Armory - Interurban Station
14 April 1914: One of the busiest blocks in all of Houston, on the left at the corner is the Armory [see other], and just adjacent, the Interurban Station Building, with shops and offices on the second floor. The gray building above the trolley car is the Milby Hotel, once a competitor for the Rice Hotel across the street.
On right, the corner red-brick four story Moore-Burnett Building at 1013-19 Texas held the offices of various professionals: oil men, physicians, real estate and insurance agents, detectives, needlework and china painting artisans, tailors and detectives. Further back at 1009-11 Smith Ed C. Furniture Store, and at the corner of Main, the Binz Building, another professional building, at one time the tallest building in town. Past Main on the next block is the Rice Hotel, rebuilt in 1912 but here the image predates the newer building.
6 February 2017: On the left, the parking garage for 609 Main at Texas, a new 48-story skyscraper. Across Main Street is the J. P. Morgan Chase Center and 75 story Chase Tower, the tallest building in Houston. Furthest of all is Jesse H. Jones Hall for the Performing Arts, Houston's premier venue for the Houston Symphony built in 1966.
On the right at 1015 Texas the Binz Building Garage, another multistory parking garage, followed by the Binz Building itself at 1001 Texas, completely rebuilt in 1982 as a 13-story structure. The Rice Hotel is farther down Texas Street, and at 717 Texas, 34-story Calpine Center built in 2003.
To: Mrs. V. P. Philippi
1125 E Moreland
Postmarked: April 14, 1914 Houston, Texas
Stamp: 1c Green George Washington #405
From" "Your Hubby"
Message: Houston 4/14
Will Close lease this week for store on other side X one half from Main St one of the Best Streets today 1/2 Block from Rice Hotel Next to Interurban RR Station.
Victor P. Philippi was a businessman. With barely concealed enthusiasm he reveals his plan for a Houston enterprise to his wife back home in Memphis. The block he marked on the postcard was indeed one of the busiest in town. There one could find the Interurban rail line that left every hour for Galveston, but in addition there was G. L. Reigned Typewriter supplies, C.L. Skinner tailor, McClellan & Co. China, John Stagno shoemaker, Theodore Frank fruit stand, Southern Optical Co., and James Bute Paint Company offices. The Houston Light Guard Armory with its 150 members took up the nearest corner building with the parapet, long a memorable landmark for Houstonians. Victor Philippi’s Sporting Goods store was to be in a prime location.
Victor Pompaius Philippi was born in Memphis on August 3, 1866, son of Victor P. Philippi and Henrietta Haak. He was, at the time he wrote this postcard, 48 years old, and well-experienced in the sporting goods business. He had been a Memphis gun salesman in 1900, a merchant in a sporting goods store in 1910. While in town for his business arrangements, Victor boarded at 405 Welch in a new part of town that would one day be called “The Montrose.” But his heart was in Memphis with his wife, Laura Clericus Philippi, their son, Louis Victor, and daughter Edna. The family remained behind whenever he was off on business.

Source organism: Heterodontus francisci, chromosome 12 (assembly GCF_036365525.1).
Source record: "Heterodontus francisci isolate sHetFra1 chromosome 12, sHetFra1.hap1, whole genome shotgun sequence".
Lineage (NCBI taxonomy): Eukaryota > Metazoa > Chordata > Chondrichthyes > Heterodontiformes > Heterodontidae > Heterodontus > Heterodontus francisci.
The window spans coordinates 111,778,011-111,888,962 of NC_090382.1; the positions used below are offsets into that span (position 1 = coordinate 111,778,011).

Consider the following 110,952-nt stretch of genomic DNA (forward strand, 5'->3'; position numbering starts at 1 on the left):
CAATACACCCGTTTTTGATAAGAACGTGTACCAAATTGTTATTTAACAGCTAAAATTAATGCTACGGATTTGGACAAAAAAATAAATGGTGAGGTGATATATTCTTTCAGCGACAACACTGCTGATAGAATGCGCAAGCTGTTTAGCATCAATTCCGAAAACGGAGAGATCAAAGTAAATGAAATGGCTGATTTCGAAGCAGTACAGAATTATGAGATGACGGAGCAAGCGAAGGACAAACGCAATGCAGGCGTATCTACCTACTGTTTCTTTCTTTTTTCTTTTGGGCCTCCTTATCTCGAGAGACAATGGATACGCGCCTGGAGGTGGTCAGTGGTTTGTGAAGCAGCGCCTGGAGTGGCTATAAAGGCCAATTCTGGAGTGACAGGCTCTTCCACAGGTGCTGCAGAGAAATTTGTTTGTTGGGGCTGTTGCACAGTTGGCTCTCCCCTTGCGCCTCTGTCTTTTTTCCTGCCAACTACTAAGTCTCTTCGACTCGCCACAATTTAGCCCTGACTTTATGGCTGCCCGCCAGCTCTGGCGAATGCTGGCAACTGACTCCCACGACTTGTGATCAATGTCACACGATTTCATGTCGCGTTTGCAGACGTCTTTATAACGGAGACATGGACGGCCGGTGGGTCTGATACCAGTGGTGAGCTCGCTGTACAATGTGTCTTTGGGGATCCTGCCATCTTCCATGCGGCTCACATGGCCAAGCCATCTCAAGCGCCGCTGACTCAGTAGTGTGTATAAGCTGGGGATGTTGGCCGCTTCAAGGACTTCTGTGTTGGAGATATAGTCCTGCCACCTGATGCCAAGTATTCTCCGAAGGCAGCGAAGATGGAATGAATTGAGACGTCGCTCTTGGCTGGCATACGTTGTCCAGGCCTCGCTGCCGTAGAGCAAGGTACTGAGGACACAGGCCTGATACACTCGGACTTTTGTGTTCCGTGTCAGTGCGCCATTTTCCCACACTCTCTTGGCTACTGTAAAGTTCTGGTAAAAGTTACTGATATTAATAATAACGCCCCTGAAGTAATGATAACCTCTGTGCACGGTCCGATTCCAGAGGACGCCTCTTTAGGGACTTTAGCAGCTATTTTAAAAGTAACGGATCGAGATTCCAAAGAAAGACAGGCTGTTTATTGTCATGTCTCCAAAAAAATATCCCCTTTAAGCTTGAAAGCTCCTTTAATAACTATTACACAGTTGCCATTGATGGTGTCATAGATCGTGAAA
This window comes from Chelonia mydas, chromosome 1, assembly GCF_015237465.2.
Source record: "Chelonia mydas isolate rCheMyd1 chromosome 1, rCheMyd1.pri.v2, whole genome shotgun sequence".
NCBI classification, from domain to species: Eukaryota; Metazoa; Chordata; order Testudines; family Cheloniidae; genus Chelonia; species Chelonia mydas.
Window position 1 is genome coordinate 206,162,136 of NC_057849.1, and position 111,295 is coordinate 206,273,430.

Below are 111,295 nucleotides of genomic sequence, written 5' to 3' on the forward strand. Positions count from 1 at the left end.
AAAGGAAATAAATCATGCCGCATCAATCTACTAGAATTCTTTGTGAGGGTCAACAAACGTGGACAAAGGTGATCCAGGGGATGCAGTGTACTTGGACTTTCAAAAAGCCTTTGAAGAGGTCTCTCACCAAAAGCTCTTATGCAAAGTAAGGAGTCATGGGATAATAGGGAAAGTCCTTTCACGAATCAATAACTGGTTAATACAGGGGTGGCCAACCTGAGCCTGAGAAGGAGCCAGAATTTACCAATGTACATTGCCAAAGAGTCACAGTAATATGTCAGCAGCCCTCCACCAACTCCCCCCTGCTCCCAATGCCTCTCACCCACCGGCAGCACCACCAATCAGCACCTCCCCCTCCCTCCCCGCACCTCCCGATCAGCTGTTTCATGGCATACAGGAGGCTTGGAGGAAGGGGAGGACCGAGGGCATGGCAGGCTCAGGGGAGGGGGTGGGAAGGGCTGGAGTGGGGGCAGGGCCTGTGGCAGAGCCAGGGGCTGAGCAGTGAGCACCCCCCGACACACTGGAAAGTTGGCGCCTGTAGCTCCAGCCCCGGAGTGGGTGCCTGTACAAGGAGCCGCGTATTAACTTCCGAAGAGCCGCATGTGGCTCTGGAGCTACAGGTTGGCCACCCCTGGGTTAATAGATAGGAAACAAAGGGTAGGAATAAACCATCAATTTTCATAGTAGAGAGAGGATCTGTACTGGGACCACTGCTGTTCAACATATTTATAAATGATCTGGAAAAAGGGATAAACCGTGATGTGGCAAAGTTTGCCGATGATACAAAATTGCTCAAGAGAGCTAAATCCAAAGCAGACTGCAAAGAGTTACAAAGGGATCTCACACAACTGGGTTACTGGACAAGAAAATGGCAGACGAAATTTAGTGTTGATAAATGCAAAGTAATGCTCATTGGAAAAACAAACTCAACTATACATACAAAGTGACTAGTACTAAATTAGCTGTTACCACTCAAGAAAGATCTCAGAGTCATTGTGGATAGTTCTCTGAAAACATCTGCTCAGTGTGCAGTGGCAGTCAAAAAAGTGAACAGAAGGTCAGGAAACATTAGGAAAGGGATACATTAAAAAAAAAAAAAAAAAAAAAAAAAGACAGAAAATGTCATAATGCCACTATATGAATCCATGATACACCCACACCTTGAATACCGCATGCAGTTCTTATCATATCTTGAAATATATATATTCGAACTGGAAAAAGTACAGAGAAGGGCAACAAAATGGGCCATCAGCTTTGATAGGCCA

The household had always included Laura’s bachelor brother, Louis Clericus, a fresco painter and lithographer. [reference Houston ‘s Lost Heritage] As a profession, fresco painters in the late 19th and early 20th century, often functioned as interior designers. Wealthy patrons who had taken the Grand Tour in Europe had seen the great frescos of antiquity, and wanted to demonstrate their good taste with original art in their homes. Frescos took great expertise to execute, were painted in place, and took some time to complete. These cultured men could establish rapport with their employers, and often consulted on other aspects of art and culture in the home [see reference below].
Louis Clericus and his sister Laura had been together since their childhood in Cincinnati. Their father died before 1870, and their mother about 1877, leaving the young adult children struggling to keep the family together. As long ago as 1880 Louis, a fresco painter even then, and Julius, a lithographer and printer, were head of household, even though Julius suffered from debilitating consumption. Laura helped her brothers as adopted sister Otilie teetered between home and orphanage.
Victor J. Philippi was born in Cass County, IL northeast of Springfield, son of Pompaius Philippi and Caroline Louisa Richelman. Victor J. served in the Civil War in Company A from Cass County in the 14th Regiment of the Illinois Infantry. The regiment served in Shiloh, Metamora, Memphis, Vicksburg, and Big Shanty, GA. He moved to the Memphis area some time in the 1870’s, perhaps having seen it first in the Civil War. At the time of his death on 25 August 1884 the family lived just south of Memphis in Hernando, DeSoto County, MS. Henrietta was left with eight minor children to take care of: Victor P., Lula, Mamie, Dora, Max, Lena, Henry Julius, and Henrietta. She moved to Memphis and became the head of the family. As the eldest, Victor P. no doubt Inherited special responsibilities. Except for travel associated with work, they stayed in Memphis all of their lives.
Louis Clericus died in 18 August 1934, at age 77, and his sister Laura Clericus Philippi died September 4, 1935 at the age of 74, after a sad accident in which she fell from a high porch and fractured her hip. Two months and one day later, Victor held a pistol to his right temple and shot himself on November 5, 1935, dying almost instantly.
[Reference: Houston’s Forgotten Heritage: landscape, houses, interiors, 1824-1914, Dorothy Knox Howe Houghton [et al], Rice University Press, 1991, p. 280.]